The brighter comets of 2018
2022 August 7
This report describes and analyses observations of the brighter or more interesting comets at perihelion during 2018, concentrating on those with visual observations. Magnitude parameters are given for all comets with observations. Any evolution in the magnitude parameters of those periodic comets with multiple returns is discussed. Additional information on the comets discussed here, and on other comets seen or at perihelion during the year, may be found on the Section visual observations web pages.
57 comets or potential comets were assigned year designations for 2018, and 43 previously numbered periodic comets returned to perihelion. 193 comets detected by the SOHO satellite and 15 from STEREO were credited during 2018, including one returning object. 186 were members of the Kreutz group, 10 were of the Meyer group, seven were of the Marsden group (one a return), none were of the Kracht group and five were not associated with any known group. None of these objects were given a designation. There were three possible amateur discoveries (2018 E2, V1 and Y1), for which João Ribeiro de Barros, Don Machholz, Shigehisa Fujikawa and Masayuki Iwamoto may gain the Edgar Wilson Award, though there has been no formal announcement to date. 12 periodic comets were numbered during the year. One comet was reported as visible to the naked eye. Overall, 2018 was another disappointing year for visual comet observers, though brightened by the return of two periodic comets making close passes of Earth.
The remainder of this report covers only the comets that were at perihelion during the year. When periodic comets have visual or electronic observations at five or more returns and have not previously been analysed in detail over the past decade, the secular behaviour of the comet is considered, even though it may not qualify as a ‘brighter’ comet during the present return. Any evolution in behaviour is of interest, as is observation of a steady state.
Orbital elements for all the comets discovered and returning during the year can be found on the JPL Small-Body Database Browser,1 which will also generate ephemerides. Discovery details and further information for the other comets found or returning during the year are available on the Section visual observations web pages,2 which also contain links to additional background information. The raw visual observations for the year are on the Section visual observations web pages in ICQ format, and in the Comet Observations database (COBS).3 The full dataset from COBS is used for the multi-return analyses presented here, but otherwise only those submitted to the Section are included. Additional images of the comets are presented in the Section image archive.4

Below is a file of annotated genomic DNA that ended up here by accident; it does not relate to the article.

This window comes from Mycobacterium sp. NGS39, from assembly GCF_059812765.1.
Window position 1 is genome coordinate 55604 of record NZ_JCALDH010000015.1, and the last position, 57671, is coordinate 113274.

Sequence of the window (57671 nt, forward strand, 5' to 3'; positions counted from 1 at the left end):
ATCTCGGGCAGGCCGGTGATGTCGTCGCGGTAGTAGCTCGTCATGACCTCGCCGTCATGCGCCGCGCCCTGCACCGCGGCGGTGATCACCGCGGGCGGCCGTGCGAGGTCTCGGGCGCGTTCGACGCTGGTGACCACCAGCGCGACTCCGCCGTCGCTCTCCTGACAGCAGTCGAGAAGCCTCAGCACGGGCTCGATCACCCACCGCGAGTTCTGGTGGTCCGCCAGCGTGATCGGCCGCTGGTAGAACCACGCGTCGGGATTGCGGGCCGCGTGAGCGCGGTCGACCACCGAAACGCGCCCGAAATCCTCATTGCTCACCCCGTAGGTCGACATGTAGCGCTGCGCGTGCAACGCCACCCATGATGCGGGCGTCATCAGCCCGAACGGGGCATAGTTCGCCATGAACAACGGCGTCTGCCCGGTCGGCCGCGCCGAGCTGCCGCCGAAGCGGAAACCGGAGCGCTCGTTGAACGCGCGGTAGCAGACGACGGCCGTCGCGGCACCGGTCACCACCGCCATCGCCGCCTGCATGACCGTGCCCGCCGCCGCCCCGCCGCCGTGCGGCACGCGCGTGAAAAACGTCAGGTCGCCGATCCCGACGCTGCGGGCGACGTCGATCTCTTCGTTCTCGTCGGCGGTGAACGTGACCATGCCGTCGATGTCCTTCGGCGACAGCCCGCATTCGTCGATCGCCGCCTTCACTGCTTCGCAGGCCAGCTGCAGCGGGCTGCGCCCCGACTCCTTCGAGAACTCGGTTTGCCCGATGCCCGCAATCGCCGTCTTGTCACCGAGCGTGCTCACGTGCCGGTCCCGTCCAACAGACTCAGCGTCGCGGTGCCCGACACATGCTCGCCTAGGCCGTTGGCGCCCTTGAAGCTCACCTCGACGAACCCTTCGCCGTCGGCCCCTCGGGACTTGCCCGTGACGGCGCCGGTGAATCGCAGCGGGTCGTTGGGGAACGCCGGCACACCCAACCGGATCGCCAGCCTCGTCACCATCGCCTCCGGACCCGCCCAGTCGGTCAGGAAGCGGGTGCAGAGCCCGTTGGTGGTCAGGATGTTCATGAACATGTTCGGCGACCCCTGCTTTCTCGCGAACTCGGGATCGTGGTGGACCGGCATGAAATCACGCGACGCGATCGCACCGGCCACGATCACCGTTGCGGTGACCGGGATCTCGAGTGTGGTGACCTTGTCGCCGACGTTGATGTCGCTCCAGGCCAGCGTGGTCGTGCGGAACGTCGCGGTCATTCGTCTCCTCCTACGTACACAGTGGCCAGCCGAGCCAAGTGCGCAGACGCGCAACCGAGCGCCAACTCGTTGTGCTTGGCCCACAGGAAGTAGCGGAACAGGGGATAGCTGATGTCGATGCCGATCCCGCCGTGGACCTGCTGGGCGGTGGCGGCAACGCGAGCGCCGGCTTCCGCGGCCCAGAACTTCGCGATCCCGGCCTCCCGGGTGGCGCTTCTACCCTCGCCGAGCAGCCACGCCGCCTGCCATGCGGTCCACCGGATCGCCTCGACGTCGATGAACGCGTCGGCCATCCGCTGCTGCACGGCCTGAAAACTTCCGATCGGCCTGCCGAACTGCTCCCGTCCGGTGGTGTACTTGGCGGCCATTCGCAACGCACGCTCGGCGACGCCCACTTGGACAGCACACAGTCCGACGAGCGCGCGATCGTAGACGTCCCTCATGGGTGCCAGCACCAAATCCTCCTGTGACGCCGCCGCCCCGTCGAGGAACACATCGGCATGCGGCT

The comets given a discovery designation
2016 M1 (PanSTARRS)
Pan-STARRS discovered this comet on 2016 Jun 22.5 as a 20th-magnitude object. A few days later, Kevin Hills imaged it at 19th magnitude. He and a few other electronic observers continued to monitor it as it approached the Sun. Visual observers picked it up in 2018 February and in the northern hemisphere it was followed until June, but it was a southern-hemisphere object when at its brightest at the end of the month. Southern-hemisphere visual observers continued to follow it until early in 2019. Despite only reaching 9th magnitude, it was one of the better-followed non-periodic comets of the year, saying something about the paucity of decent comets in this class.
Unusually, the observations were initially not well fitted by a single light curve, with the comet being distinctly brighter than indicated by the mean curve at the first two oppositions post-perihelion. However, at the third opposition in 2021 they were once again a good fit, showing that a partial light curve may give misleading predictions. The mean curve is shown in Figure 1, with magnitude parameters also being provided for pre- and post-perihelion fits in Table 3.
2017 S3 (PanSTARRS)
Pan-STARRS discovered this comet on 2017 Sep 23.2 as a 21st-magnitude object. A few days later, Kevin Hills imaged it at 20th magnitude. Visual observers suddenly picked it up at 9th magnitude in early July of 2018, when it was in outburst, several magnitudes brighter than expected. A second outburst took place later in the month, bringing it up to 7th magnitude. By late in the month it was best seen in the morning sky, so the number of observers declined. It was then at a high northern declination and passed close to open cluster NGC 2281.
It entered solar conjunction in early August and then remained too close to the Sun for further observation until October. It was intrinsically faint and did not survive its perihelion passage at 0.2au. The sequence of events leading to its demise is discussed by Zdeněk Sekanina & Rainer Kracht (2019).5 Although there are some visual observations from October and November, these are much brighter than expected and were not confirmed by other observers. They could be illusory or might relate to the dispersing debris cloud of the disrupted comet nucleus.
2017 T1 (Heinze)
Aren (Ari) Heinze discovered an 18th-magnitude comet in images taken with the ATLAS (Asteroid Terrestrial-impact Last Alert System) 0.5m Schmidt at Mauna Loa, Hawaii on Sep 28.6. It was another intrinsically faint comet. However, it passed close to Earth on its way to perihelion and reached 10th magnitude when it did so. Closest approach was at 0.22au on Jan 4, when it was at high northern declination and convenient for viewing in the early evening. The orbit has a miss distance of 0.014au, and therefore a meteor shower might be possible, though no meteor shower was reported. The comet moved rapidly across the sky and became poorly placed after early February.
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